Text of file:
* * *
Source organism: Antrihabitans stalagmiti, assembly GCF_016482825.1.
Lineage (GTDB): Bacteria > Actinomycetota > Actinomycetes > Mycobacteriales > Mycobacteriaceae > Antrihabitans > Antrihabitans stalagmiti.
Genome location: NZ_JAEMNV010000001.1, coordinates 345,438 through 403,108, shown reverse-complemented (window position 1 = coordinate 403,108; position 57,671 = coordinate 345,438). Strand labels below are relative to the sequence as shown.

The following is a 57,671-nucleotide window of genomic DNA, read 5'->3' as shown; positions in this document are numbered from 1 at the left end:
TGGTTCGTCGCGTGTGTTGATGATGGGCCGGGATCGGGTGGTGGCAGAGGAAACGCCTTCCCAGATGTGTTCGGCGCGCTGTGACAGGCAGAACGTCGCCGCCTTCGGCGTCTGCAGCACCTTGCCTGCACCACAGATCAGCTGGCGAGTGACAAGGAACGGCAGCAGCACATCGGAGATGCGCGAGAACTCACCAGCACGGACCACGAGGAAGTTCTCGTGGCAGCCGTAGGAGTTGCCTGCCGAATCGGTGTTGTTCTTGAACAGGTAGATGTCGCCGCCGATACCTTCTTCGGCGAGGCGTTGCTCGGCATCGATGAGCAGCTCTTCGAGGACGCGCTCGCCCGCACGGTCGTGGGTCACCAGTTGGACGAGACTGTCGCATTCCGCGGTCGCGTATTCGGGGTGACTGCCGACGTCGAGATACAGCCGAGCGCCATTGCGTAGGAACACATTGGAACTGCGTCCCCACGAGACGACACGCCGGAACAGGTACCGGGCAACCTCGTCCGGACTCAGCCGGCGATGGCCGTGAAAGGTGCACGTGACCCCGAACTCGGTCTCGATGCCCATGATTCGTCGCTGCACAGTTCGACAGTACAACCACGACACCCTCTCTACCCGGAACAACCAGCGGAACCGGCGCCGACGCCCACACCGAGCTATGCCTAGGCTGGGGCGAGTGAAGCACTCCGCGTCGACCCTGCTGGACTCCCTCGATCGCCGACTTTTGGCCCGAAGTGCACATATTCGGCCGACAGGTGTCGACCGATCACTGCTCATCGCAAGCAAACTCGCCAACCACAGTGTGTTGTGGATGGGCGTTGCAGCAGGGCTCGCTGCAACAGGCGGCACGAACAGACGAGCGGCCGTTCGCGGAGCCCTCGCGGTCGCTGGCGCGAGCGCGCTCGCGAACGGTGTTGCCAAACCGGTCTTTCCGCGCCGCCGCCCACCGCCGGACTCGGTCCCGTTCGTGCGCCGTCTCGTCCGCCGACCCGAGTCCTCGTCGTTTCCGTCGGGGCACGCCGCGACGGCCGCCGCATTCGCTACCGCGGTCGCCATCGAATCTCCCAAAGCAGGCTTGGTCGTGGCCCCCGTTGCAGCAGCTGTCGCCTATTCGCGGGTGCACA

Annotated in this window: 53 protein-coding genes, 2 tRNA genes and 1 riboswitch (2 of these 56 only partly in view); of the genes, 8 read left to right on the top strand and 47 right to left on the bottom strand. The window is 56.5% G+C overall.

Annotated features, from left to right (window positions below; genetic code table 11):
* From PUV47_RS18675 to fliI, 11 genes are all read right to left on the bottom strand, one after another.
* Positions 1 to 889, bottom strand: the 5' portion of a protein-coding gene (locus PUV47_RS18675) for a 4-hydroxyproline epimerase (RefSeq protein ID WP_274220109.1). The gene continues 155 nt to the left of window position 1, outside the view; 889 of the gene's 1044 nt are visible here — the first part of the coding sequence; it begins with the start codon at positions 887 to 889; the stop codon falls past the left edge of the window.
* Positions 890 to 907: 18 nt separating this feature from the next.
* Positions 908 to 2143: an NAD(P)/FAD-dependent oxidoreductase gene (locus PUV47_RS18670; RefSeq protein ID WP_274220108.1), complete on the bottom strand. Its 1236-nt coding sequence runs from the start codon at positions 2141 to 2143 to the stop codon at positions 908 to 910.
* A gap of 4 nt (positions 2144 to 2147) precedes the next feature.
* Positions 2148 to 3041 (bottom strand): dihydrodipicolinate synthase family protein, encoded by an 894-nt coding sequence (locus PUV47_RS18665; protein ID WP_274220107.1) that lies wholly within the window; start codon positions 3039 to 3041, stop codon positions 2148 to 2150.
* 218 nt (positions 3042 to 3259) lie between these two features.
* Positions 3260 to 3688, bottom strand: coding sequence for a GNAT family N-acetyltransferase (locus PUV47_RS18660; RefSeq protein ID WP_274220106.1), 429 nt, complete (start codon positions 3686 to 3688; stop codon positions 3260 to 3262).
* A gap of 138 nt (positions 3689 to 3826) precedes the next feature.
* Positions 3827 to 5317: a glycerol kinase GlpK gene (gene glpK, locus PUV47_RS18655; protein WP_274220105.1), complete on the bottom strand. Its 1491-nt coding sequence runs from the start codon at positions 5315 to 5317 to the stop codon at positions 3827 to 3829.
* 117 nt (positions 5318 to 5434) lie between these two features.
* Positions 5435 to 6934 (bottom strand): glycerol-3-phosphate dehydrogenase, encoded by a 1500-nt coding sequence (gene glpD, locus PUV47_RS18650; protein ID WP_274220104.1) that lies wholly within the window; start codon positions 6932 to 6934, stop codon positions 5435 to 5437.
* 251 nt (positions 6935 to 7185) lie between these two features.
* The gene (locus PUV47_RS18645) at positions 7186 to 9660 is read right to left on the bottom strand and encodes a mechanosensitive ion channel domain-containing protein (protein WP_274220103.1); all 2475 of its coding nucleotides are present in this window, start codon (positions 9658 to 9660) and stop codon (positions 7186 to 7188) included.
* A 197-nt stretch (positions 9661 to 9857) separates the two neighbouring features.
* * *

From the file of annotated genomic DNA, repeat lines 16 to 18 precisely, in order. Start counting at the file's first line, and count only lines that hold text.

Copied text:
* A gap of 138 nt (positions 3689 to 3826) precedes the next feature.
* Positions 3827 to 5317: a glycerol kinase GlpK gene (gene glpK, locus PUV47_RS18655; protein WP_274220105.1), complete on the bottom strand. Its 1491-nt coding sequence runs from the start codon at positions 5315 to 5317 to the stop codon at positions 3827 to 3829.
* 117 nt (positions 5318 to 5434) lie between these two features.